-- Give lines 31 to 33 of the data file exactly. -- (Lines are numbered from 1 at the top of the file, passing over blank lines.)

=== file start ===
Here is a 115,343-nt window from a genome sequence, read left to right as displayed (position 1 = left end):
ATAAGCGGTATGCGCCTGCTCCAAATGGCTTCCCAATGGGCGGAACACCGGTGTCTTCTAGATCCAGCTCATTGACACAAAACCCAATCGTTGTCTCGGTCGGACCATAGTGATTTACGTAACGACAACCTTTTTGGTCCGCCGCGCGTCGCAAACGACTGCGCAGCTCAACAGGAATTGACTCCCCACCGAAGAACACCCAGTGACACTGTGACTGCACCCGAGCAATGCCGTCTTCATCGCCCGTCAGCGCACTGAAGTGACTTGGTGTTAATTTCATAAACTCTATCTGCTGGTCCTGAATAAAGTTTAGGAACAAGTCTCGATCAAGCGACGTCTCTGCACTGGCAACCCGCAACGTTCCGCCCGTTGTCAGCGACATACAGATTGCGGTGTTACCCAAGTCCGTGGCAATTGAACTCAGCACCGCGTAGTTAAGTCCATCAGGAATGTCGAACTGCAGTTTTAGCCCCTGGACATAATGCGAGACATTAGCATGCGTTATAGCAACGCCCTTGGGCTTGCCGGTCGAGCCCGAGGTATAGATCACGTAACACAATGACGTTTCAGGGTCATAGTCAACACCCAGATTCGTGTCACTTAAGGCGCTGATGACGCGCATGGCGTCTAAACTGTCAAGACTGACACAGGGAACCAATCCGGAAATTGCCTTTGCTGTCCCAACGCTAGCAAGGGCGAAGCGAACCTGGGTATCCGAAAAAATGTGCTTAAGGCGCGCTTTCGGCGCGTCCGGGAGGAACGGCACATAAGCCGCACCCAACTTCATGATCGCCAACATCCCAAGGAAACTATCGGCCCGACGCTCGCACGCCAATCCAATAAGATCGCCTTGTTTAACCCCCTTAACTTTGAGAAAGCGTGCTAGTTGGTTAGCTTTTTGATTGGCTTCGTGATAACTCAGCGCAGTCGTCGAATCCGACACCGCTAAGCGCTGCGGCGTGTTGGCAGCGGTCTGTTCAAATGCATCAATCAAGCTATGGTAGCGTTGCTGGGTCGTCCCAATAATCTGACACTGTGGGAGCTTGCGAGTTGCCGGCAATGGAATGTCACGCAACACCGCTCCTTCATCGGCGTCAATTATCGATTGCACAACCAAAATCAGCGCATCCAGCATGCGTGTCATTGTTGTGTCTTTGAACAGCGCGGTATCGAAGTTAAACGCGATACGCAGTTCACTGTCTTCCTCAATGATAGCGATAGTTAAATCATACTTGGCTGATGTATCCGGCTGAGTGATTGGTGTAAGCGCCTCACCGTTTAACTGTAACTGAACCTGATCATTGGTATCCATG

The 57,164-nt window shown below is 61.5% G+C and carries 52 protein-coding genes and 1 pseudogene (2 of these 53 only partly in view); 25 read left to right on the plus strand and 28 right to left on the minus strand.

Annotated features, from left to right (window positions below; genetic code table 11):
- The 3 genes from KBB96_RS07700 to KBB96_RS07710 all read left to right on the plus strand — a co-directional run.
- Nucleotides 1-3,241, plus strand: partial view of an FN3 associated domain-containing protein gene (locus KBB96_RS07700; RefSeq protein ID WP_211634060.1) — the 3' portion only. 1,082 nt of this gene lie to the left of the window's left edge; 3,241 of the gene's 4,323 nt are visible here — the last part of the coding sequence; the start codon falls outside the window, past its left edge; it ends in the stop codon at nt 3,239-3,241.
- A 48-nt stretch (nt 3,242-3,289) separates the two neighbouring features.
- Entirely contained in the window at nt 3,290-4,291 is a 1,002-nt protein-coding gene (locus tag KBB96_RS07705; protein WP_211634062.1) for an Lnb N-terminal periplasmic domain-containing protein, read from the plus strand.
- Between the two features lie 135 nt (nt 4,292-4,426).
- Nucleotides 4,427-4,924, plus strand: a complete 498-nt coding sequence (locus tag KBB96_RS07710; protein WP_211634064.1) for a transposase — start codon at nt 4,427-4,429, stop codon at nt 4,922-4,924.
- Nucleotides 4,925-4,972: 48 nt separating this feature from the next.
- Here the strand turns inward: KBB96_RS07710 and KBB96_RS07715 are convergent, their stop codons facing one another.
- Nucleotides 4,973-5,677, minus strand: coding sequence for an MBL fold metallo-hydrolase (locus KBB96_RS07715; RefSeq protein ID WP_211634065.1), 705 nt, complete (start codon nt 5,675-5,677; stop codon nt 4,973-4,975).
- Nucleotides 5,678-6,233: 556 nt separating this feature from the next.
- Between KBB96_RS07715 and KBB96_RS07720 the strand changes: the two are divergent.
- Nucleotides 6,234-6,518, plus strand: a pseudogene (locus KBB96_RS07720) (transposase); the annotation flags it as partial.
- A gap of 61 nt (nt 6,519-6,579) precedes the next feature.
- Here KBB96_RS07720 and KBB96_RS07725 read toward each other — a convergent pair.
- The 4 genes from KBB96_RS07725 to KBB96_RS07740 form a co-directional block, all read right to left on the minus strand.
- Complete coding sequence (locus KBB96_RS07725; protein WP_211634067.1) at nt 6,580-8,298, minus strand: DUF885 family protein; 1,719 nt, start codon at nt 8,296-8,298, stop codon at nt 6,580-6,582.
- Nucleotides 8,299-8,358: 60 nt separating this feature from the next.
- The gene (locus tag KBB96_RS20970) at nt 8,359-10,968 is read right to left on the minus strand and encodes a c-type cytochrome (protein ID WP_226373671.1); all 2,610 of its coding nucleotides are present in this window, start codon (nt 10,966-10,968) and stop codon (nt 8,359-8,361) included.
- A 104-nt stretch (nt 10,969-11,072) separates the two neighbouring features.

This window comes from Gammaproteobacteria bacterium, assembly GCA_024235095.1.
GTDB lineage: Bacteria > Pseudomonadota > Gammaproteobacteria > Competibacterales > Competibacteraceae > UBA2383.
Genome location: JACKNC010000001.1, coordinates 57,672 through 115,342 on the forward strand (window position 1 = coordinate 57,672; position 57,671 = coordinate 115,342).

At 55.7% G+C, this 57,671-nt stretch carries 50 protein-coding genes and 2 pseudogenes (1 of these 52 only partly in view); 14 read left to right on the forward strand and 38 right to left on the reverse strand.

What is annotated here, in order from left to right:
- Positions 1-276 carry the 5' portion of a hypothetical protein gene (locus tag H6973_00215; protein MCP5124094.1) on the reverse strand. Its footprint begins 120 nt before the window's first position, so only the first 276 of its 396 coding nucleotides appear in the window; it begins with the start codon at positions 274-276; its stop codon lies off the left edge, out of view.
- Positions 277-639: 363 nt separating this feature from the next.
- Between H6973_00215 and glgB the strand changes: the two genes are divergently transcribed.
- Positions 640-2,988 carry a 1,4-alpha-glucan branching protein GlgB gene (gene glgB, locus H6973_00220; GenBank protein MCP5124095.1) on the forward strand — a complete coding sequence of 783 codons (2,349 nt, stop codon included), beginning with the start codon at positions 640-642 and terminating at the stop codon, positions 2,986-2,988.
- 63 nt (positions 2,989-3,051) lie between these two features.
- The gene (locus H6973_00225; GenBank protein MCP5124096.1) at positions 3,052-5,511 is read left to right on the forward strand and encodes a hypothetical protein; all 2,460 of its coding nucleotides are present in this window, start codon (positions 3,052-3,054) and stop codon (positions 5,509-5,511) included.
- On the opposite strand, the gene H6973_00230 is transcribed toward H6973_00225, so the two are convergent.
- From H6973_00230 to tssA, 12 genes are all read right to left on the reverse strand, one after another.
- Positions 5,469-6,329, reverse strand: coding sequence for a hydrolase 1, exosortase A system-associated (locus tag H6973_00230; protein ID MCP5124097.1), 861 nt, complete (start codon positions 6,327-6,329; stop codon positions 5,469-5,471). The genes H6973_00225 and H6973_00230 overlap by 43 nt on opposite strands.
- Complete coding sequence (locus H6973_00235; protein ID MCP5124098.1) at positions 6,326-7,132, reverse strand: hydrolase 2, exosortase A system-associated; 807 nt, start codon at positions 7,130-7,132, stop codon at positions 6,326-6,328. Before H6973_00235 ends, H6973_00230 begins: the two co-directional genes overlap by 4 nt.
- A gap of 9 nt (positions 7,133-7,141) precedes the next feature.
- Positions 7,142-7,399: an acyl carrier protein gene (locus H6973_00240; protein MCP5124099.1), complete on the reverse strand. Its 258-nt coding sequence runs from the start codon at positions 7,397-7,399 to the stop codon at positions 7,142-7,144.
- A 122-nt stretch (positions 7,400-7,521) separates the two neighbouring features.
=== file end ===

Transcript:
- Between H6973_00215 and glgB the strand changes: the two genes are divergently transcribed.
- Positions 640-2,988 carry a 1,4-alpha-glucan branching protein GlgB gene (gene glgB, locus H6973_00220; GenBank protein MCP5124095.1) on the forward strand — a complete coding sequence of 783 codons (2,349 nt, stop codon included), beginning with the start codon at positions 640-642 and terminating at the stop codon, positions 2,986-2,988.
- 63 nt (positions 2,989-3,051) lie between these two features.